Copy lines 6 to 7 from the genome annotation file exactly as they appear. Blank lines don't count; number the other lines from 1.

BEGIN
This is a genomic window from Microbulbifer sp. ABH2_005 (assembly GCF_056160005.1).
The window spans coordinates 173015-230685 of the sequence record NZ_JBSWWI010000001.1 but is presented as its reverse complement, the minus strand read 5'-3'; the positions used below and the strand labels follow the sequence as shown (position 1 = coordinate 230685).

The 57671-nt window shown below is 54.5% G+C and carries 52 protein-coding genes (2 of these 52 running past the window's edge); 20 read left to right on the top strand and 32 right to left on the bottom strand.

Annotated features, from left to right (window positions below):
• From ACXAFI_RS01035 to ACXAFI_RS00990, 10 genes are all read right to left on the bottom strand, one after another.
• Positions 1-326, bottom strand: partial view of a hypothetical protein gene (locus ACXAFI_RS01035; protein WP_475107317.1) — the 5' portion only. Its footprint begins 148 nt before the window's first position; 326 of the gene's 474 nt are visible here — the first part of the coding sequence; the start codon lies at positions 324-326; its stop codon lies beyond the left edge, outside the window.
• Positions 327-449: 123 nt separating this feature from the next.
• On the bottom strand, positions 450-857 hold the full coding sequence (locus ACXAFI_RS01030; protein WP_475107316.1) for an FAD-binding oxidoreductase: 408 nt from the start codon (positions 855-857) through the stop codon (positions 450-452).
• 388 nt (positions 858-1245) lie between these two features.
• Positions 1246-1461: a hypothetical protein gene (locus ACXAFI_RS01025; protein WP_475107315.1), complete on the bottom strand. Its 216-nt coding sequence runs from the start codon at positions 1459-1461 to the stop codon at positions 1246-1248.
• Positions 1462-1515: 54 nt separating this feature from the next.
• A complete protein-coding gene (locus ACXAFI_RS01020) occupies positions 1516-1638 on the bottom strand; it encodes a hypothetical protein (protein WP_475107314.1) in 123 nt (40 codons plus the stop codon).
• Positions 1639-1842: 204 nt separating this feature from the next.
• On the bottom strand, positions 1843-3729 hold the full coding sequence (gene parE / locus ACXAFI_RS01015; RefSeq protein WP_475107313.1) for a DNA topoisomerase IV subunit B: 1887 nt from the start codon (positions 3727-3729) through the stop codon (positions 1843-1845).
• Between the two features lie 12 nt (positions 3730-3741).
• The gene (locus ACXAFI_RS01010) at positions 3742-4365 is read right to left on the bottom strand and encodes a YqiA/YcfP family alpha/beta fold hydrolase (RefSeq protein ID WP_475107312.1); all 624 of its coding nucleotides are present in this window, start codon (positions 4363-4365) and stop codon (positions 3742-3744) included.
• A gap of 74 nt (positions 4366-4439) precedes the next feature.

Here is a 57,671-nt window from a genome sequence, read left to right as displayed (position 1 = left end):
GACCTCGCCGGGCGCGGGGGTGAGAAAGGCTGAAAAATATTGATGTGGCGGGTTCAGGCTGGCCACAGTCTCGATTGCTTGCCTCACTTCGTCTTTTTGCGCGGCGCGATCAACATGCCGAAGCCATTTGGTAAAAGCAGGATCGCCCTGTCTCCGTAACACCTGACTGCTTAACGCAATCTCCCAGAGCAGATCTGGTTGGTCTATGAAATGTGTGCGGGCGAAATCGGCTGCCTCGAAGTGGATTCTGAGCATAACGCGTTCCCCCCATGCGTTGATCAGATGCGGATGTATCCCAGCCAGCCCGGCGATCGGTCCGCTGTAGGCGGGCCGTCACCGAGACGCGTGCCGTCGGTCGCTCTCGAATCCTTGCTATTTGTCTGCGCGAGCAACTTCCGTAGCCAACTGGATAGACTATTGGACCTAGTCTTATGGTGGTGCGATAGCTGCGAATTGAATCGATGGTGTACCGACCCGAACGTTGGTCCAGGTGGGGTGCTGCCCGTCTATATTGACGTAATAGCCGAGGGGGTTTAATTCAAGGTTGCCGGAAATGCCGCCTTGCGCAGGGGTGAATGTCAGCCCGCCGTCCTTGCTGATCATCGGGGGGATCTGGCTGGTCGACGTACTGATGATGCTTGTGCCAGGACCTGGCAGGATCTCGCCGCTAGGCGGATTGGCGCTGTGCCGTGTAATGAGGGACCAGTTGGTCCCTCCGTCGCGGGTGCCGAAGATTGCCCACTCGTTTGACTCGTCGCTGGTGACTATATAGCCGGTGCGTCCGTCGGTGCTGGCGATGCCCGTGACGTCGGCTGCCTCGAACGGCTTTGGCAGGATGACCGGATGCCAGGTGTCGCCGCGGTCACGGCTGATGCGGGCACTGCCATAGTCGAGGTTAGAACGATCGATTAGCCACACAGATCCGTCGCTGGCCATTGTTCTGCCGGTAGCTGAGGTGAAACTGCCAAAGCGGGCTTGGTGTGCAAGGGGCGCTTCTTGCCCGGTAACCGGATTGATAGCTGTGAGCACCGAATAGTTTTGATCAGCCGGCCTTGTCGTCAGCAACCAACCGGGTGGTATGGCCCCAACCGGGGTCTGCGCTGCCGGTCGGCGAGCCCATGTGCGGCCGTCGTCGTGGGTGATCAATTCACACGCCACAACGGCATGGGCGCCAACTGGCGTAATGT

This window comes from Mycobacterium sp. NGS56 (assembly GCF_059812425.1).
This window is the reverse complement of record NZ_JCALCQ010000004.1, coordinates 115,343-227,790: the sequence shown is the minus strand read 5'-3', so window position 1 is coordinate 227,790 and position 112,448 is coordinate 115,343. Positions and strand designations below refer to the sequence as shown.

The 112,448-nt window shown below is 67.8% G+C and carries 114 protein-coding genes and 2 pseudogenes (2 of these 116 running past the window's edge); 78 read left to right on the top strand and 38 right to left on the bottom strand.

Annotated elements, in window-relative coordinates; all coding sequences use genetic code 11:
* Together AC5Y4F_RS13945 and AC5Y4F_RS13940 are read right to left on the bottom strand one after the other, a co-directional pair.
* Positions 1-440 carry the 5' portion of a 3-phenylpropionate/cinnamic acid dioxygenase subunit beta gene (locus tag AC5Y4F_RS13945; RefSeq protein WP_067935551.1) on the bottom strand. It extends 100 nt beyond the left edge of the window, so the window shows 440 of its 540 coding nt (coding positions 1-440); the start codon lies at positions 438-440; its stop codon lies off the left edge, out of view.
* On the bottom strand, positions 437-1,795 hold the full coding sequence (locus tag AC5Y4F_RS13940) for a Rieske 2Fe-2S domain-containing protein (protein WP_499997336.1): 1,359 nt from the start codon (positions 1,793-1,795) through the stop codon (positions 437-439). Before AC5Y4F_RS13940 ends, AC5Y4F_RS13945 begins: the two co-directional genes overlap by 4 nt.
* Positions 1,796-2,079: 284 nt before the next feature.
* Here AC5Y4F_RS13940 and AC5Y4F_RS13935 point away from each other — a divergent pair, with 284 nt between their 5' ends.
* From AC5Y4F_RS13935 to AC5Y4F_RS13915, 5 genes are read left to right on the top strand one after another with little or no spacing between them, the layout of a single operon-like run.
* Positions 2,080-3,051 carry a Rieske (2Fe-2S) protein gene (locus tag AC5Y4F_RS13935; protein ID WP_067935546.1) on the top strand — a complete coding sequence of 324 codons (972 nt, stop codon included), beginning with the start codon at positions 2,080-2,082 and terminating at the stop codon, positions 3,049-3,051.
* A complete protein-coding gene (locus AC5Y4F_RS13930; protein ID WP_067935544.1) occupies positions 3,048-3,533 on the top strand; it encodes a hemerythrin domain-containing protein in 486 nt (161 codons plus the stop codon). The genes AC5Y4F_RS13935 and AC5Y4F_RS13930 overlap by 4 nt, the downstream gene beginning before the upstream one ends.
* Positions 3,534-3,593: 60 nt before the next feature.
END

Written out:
• Positions 1-326, bottom strand: partial view of a hypothetical protein gene (locus ACXAFI_RS01035; protein WP_475107317.1) — the 5' portion only. Its footprint begins 148 nt before the window's first position; 326 of the gene's 474 nt are visible here — the first part of the coding sequence; the start codon lies at positions 324-326; its stop codon lies beyond the left edge, outside the window.
• Positions 327-449: 123 nt separating this feature from the next.